Roy Lassiter’s imprint on North Carolina and U.S. soccer will be difficult to match for many years.
Roy Lassiter’s imprint on North Carolina and U.S. soccer will be difficult to match for many years. Remembered as one of the fastest players in the state in high school, he led Athens Drive HS as its captain to the 4-A state championship in his senior year and was named the 1988 North Carolina H.S. Player of the Year and a member of the Gatorade Circle All-America team. After high school, he led Lees-McRae College as team captain to the 1990 National Junior College Athletic Association Men’s Championship and was named to the NJCAA 1st Team All-America.
After leaving Lees-McRae, Roy played for two years at North Carolina State University. He again distinguished himself, being chosen to 1st Team All-ACC Conference in 1990 as the league’s leading scorer, to the All-ACC Tournament Team and to the All-American team. NC State won the ACC Championship in Roy’s first year and advanced to the Final Four before falling to eventual national champion UCLA on penalty kicks. In that year, Roy scored 22 goals in 23 games. He was named to the NSCAA All-South team both years that he was at NC State, 1990 and 1991.
Roy’s contributions as a player at his alma mater were later recognized when he was selected to the Atlantic Coast Conference Golden Anniversary Team for men’s soccer as one of the top 50 players during the league’s first 50 years. In the August 2002 announcement by the ACC, Roy was cited as having compiled 40 points as a senior, the fourth best scoring season in the NC State record books.
Roy aspired to play soccer professionally after graduating from college. He was invited to try out for the US National Team but during one of the earliest practices his left ankle was broken because of a hard tackle. The injury appeared to end his prospects with the team. Undaunted, he looked for opportunities elsewhere. After his ankle mended, he left the country to play soccer and was given a chance in Costa Rica, where he played in consecutive years for three different First Division teams between 1992 and 1995. Roy led the last of the three teams with 17 goals and the team finished its season in second place. Based on his significant contributions, Roy was named the league’s “Foreigner of the Year,” an accolade which again drew the attention of U.S. National Team coaches. Given the opportunity to play on the team, he made the most of it, scoring the game-winning goal for the U.S. in a match against Saudi Arabia.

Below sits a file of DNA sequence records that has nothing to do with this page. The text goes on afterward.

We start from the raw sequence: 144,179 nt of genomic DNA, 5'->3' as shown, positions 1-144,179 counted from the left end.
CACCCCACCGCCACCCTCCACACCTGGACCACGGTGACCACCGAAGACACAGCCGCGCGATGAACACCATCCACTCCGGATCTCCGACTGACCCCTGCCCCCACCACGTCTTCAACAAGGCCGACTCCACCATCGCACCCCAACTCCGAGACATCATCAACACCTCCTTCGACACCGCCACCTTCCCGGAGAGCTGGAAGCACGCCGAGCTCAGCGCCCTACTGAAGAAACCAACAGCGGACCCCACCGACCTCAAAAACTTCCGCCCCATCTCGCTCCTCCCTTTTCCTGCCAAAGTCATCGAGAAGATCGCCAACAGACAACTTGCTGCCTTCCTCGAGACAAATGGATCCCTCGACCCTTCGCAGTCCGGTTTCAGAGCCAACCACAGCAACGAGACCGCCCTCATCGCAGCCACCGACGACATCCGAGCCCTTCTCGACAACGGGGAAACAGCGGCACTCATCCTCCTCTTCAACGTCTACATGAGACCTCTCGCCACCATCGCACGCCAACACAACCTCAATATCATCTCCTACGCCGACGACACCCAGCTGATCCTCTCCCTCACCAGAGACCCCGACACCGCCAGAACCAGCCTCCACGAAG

Roy was signed in 1996 as one of the first players to join Major League Soccer and was allocated by the league to the Tampa Bay Mutiny. He led the MLS in scoring in his first year with 27 goals and was awarded the league’s Golden Boot as the league’s top scorer. That MLS single-season record still stands. After a brief period on loan with the Italian club Genoa, Roy was signed by the Mutiny to a 3-year contract. With 37 goals, Roy stands as the all-time leading scorer of the Mutiny, which ceased operation in 2001. In 1998, he was traded to D.C. United, a move that benefited both Roy and the team. He scored in 12 of the team’s first 15 games. Roy became the all-time leading goal scorer in the MLS in 1996 and held that position until his record was broken in 2004 by Jason Kreis. As of July 2010, he still ranked at # 8. Through October 2010, with 13 goals he ranked third all-time for playoff goals scored.
D.C. United had won the MLS Cup in 1997 and, as MLS champion, in 1998 played in the CONCACAF Champions Cup in addition to its regular MLS league games. The team became the first U.S. club to ever win the CONCACAF Championship Cup and Roy was named MVP of the championship. Leading the MLS in scoring for 8 years straight, 1996-2003, Roy was voted to the MLS All-Star Team three times (1996,1998 and 1999). He appeared in three MLS All-Star games and was named to the AT&T “Best 11” Team after the 1996 season. Roy was inducted into the DC United Hall of Fame in 2010. In addition, he appeared in 32 international matches and scored 4 goals with the US Men’s National Team. In 1996, he was a Honda Player of the Year Finalist.
After his playing years ended, Roy maintained his devotion to soccer, first in Virginia in 2003 as a player/coach of the Beach Mariners (USL-Professional) and then in Texas for 5 years, where he served in a variety of club coaching and director positions, including as Director of Boys Austin United Capitals SC. In 2008, he moved to San Diego, CA, to become the Director of the Albion Soccer Club.
Roy was born in Washington, D.C, on March 9, 1969, to Roy and Jeannette Lassiter. He and his wife, Wendy, have two children, Ariel and Isabella. Roy’s brother, Arick, a standout player in his own right, is the head soccer coach at Huston-Tillotson University in Austin, TX.